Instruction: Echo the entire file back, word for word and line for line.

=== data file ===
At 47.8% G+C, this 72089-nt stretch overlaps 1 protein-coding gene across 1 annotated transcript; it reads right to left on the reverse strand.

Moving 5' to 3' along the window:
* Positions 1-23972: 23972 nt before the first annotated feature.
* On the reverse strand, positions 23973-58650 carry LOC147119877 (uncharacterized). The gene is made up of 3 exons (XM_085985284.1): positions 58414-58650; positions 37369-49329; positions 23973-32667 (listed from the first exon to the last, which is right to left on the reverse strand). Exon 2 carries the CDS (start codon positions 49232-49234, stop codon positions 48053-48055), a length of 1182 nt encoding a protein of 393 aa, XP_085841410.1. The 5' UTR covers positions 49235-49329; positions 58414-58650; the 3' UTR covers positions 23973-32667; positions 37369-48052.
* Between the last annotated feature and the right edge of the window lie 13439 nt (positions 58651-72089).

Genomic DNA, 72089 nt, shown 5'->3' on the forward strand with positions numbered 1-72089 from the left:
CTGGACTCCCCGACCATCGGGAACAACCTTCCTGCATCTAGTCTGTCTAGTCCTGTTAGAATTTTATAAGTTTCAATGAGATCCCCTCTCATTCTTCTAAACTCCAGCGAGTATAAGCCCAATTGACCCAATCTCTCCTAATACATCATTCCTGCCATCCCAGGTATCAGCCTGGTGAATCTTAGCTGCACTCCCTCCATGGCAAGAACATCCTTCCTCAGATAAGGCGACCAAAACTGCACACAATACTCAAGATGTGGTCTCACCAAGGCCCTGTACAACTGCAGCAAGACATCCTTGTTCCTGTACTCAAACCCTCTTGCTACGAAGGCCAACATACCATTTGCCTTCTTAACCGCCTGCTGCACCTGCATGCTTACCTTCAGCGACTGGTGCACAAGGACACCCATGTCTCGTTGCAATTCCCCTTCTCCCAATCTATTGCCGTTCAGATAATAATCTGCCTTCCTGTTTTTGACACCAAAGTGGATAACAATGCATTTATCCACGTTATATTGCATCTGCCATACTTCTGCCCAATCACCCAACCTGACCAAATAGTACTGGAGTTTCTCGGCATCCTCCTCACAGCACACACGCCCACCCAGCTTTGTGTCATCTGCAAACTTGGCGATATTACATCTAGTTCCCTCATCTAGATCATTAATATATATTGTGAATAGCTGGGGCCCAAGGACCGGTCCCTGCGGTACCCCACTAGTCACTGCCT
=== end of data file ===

At 47.8% G+C, this 72089-nt stretch overlaps 1 protein-coding gene across 1 annotated transcript; it reads right to left on the reverse strand.

Moving 5' to 3' along the window:
* Positions 1-23972: 23972 nt before the first annotated feature.
* On the reverse strand, positions 23973-58650 carry LOC147119877 (uncharacterized). The gene is made up of 3 exons (XM_085985284.1): positions 58414-58650; positions 37369-49329; positions 23973-32667 (listed from the first exon to the last, which is right to left on the reverse strand). Exon 2 carries the CDS (start codon positions 49232-49234, stop codon positions 48053-48055), a length of 1182 nt encoding a protein of 393 aa, XP_085841410.1. The 5' UTR covers positions 49235-49329; positions 58414-58650; the 3' UTR covers positions 23973-32667; positions 37369-48052.
* Between the last annotated feature and the right edge of the window lie 13439 nt (positions 58651-72089).

Genomic DNA, 72089 nt, shown 5'->3' on the forward strand with positions numbered 1-72089 from the left:
CTGGACTCCCCGACCATCGGGAACAACCTTCCTGCATCTAGTCTGTCTAGTCCTGTTAGAATTTTATAAGTTTCAATGAGATCCCCTCTCATTCTTCTAAACTCCAGCGAGTATAAGCCCAATTGACCCAATCTCTCCTAATACATCATTCCTGCCATCCCAGGTATCAGCCTGGTGAATCTTAGCTGCACTCCCTCCATGGCAAGAACATCCTTCCTCAGATAAGGCGACCAAAACTGCACACAATACTCAAGATGTGGTCTCACCAAGGCCCTGTACAACTGCAGCAAGACATCCTTGTTCCTGTACTCAAACCCTCTTGCTACGAAGGCCAACATACCATTTGCCTTCTTAACCGCCTGCTGCACCTGCATGCTTACCTTCAGCGACTGGTGCACAAGGACACCCATGTCTCGTTGCAATTCCCCTTCTCCCAATCTATTGCCGTTCAGATAATAATCTGCCTTCCTGTTTTTGACACCAAAGTGGATAACAATGCATTTATCCACGTTATATTGCATCTGCCATACTTCTGCCCAATCACCCAACCTGACCAAATAGTACTGGAGTTTCTCGGCATCCTCCTCACAGCACACACGCCCACCCAGCTTTGTGTCATCTGCAAACTTGGCGATATTACATCTAGTTCCCTCATCTAGATCATTAATATATATTGTGAATAGCTGGGGCCCAAGGACCGGTCCCTGCGGTACCCCACTAGTCACTGCCT